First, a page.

At the American Bar Association’s conference on national security yesterday, CIA senior deputy general counsel John Rizzo recommended that President-elect Barack Obama “address immediately detainee issues at Guantanamo Bay and in the CIA’s interrogation program.” Rizzo said that the agency’s interrogation and detainee program needs “urgent” attention:
The CIA detention and interrogation program, he said, is just as urgent. “That’s going to have to be dealt with immediately,” Rizzo said. “We do not have the luxury to wait and muddle through.” He knows how tough the issue is–his involvement in helping the CIA construct the program earned him opposition in Congress that killed his nomination to be the CIA’s general counsel.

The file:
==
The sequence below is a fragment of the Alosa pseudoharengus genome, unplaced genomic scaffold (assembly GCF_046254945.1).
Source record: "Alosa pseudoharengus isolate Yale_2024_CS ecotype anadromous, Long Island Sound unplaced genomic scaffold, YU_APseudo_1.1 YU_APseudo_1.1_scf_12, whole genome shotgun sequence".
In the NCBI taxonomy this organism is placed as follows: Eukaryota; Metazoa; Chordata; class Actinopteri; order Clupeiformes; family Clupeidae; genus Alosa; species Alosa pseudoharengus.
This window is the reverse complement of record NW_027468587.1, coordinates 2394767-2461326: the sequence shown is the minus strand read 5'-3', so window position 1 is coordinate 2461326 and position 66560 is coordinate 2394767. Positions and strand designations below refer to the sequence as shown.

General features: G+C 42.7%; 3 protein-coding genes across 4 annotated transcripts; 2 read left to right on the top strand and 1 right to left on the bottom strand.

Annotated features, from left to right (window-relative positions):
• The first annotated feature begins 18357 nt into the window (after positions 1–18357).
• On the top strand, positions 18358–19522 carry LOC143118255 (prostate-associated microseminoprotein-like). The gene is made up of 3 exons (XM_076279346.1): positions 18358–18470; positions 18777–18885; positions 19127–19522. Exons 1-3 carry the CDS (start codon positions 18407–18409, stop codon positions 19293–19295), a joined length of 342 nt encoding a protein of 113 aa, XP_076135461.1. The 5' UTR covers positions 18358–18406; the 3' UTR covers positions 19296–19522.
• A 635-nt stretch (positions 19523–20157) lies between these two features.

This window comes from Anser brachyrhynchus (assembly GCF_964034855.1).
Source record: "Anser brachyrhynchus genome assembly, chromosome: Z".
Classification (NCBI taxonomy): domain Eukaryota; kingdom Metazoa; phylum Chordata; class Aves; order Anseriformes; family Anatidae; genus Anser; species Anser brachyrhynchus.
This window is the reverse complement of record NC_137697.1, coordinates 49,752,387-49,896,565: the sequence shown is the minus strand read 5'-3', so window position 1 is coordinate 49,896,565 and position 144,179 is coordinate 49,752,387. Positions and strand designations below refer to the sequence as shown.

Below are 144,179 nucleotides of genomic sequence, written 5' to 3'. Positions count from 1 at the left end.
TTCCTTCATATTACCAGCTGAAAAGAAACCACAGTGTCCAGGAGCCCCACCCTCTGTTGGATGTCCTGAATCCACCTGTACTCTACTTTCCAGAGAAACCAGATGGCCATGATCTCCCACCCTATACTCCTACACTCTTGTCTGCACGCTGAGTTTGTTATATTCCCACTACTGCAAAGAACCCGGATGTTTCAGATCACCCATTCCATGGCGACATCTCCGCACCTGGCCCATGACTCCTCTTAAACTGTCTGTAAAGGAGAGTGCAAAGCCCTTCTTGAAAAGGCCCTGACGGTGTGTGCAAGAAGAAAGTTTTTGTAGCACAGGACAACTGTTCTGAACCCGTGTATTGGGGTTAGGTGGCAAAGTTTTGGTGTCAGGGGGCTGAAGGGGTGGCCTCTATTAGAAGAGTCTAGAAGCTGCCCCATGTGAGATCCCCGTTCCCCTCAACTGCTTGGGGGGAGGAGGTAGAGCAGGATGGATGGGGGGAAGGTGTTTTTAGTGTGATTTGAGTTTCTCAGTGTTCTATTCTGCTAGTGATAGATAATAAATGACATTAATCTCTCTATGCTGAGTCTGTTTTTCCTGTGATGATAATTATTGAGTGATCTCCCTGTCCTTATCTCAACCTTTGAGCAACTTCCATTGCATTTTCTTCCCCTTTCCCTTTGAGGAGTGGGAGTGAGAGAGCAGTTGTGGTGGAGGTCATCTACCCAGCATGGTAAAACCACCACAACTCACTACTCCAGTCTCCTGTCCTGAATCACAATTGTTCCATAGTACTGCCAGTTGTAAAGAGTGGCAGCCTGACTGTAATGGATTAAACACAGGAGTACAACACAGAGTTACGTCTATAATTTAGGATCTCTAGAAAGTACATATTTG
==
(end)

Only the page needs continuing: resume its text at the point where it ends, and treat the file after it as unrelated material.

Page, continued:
The Wall Street Journal’s Siobhan Gorman did not report whether Rizzo said anything specific about how the program needs to be “dealt” with. This information would be important since, as Gorman notes, Rizzo controversially helped construct the program that pushed the boundaries of torture.
In 2002, while serving as an acting general counsel, Rizzo approved of a memo drafted by then-Assistant Attorney General Jay Bybee that stretched the definition of torture in order to make it permissible for use in the course of an interrogation. Asked at a June 2007 confirmation hearing if he “should have objected at the time” to Bybee’s definition of torture, Rizzo replied, “I can’t say I should have objected at the time.” Watch it:
Rizzo’s nomination was withdrawn by the White House in Sept. 2007 after key senators and human rights and advocacy groups protested his stubborn “>refusal to renounce his role in crafting the Bush administration’s torture policies.